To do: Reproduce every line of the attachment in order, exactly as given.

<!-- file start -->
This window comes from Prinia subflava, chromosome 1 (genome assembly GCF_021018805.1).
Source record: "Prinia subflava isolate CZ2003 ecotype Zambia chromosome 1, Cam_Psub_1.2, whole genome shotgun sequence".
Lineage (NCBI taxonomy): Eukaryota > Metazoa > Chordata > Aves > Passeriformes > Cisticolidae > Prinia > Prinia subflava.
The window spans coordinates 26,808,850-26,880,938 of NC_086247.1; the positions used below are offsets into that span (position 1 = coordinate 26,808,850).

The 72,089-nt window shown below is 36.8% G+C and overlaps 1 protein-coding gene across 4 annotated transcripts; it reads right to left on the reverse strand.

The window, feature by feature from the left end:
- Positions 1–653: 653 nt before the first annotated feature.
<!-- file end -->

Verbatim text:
This window comes from Prinia subflava, chromosome 1 (genome assembly GCF_021018805.1).
Source record: "Prinia subflava isolate CZ2003 ecotype Zambia chromosome 1, Cam_Psub_1.2, whole genome shotgun sequence".
Lineage (NCBI taxonomy): Eukaryota > Metazoa > Chordata > Aves > Passeriformes > Cisticolidae > Prinia > Prinia subflava.
The window spans coordinates 26,808,850-26,880,938 of NC_086247.1; the positions used below are offsets into that span (position 1 = coordinate 26,808,850).

The 72,089-nt window shown below is 36.8% G+C and overlaps 1 protein-coding gene across 4 annotated transcripts; it reads right to left on the reverse strand.

The window, feature by feature from the left end:
- Positions 1–653: 653 nt before the first annotated feature.